October begins to mark so many different changes in my little home. It’s so much darker here in northwest Montana, shorter daylight hours means more reading and crafting. The cooler temperatures mean more baking and puttering in the kitchen as well as plenty of time curled up under a blanket with a cup of something warm with a book and a journal planning next year’s great garden and other adventures. I don’t imagine I’m alone in that and if that is the case here are some great books to help you drink warm things, plan next season’s garden, and bake up some amazing treats.
The Art of Gardening by Susan Vinkofski
First, this e-book, The Art of Gardening, is beyond beautiful. The artwork, by Deb Hamby, pulled me in and I spent some time just looking at the artwork on my screen before I even started actually reading the text. Just gorgeous in every way, which helps remind a gardener why they want to keep gardening even after a disappointing or difficult season.
Beyond the beauty is a deeply inspiring, encouraging, and educational e-book. The author takes the time to break gardening down into simple pieces. She starts with the soil and breaks down different gardening methods, composting, mulch and more and will help experienced gardeners better understand soil testing and other basics while also giving new gardeners a solid foundation from which to build in the coming season.
Seeds and seedlings are important but it can be so very confusing – do we know the difference between hybrid and open-pollinated, which is better? Is old seed okay? Direct seed or start indoors? The author takes the time again to break it all down and explain it simple, clear language while also teaching us how to save our own seed.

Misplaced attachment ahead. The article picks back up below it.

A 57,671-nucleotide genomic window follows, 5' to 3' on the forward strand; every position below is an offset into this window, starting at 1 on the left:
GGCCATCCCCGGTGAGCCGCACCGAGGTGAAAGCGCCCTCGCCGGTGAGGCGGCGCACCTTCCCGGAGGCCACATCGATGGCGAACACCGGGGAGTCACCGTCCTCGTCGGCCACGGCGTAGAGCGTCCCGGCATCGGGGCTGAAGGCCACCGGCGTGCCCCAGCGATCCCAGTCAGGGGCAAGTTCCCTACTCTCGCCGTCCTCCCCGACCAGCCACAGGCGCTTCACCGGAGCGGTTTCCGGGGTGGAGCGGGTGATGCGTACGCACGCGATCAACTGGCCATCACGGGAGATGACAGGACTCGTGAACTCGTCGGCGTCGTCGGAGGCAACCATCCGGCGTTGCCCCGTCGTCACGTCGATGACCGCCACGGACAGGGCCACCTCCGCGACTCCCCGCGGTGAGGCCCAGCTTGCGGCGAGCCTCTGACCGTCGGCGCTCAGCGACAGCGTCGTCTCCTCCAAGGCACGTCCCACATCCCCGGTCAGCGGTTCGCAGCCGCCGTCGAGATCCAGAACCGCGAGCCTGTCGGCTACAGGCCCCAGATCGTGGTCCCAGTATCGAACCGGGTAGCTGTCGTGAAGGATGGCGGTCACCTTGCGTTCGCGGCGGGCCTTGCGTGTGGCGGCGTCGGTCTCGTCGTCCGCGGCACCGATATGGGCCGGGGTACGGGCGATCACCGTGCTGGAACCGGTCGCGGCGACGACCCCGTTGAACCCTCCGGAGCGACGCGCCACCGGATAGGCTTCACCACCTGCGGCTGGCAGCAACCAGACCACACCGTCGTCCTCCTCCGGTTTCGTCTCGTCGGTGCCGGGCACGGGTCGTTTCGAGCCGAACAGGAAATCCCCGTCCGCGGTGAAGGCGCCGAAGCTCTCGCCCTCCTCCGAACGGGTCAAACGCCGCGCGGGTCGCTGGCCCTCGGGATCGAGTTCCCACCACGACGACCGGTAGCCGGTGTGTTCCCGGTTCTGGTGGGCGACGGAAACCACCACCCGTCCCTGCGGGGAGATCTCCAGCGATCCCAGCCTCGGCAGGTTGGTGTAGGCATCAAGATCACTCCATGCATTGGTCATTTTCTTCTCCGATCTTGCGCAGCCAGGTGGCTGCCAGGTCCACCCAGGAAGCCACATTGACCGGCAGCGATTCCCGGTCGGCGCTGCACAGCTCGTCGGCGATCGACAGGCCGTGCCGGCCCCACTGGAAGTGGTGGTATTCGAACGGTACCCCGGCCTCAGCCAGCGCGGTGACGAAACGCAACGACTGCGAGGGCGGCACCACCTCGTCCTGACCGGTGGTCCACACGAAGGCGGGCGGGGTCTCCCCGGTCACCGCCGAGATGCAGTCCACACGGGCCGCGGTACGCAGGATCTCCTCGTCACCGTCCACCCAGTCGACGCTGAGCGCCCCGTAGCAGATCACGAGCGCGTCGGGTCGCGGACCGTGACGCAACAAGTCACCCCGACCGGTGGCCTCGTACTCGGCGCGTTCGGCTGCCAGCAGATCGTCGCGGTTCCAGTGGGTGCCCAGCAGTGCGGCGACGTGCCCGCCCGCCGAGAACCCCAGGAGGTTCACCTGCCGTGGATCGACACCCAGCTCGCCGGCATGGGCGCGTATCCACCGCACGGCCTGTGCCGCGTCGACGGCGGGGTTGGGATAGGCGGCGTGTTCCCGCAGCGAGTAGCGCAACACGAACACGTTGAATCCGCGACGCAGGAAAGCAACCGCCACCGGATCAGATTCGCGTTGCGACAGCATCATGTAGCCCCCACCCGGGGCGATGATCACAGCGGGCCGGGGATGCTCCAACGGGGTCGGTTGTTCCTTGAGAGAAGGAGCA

There’s an alphabetical guide to vegetables that covers hardiness zones, planting depth and distance, sunlight needs an much more taking the mystery out of those favorite homegrown vegetables. Beyond just talking about those vegetables, she covers trellising and watering as well – you will not be be left clueless after reading this book. Growing those vegetables also means we need to find a way to use and prepare them in our home kitchens – the author gives us ideas there too with a collection of inspired and tasty recipes that cover main dishes, sides, and even dessert.
Whether you’re a new gardener or a seasoned one this book is a great reference to have in your digital library. The Art of Gardening will help you figure out where to get started and how to fix problems once you do get started all while inspiring you to keep growing, gardening, eating, and enjoying the wonders of nature. Order before the end of October and you can buy it for the bargain price of $5 (Use code BUILDSOIL to get $8.00 off of the normal $13 price).
DIY Herbal Coffees by Jessica Espinoza
Let me be very honest here. I like coffee and I drink it every single day. I’m not going to change that habit any time soon. However, I know that there is much debate about coffee and caffeine and effects on health, I’ve made my (very informed) choice and will continue to drink it. However, I know not everyone drinks coffee and I do quite like many herbal ‘coffee’ variations which is why I wanted to read DIY Herbal Coffees.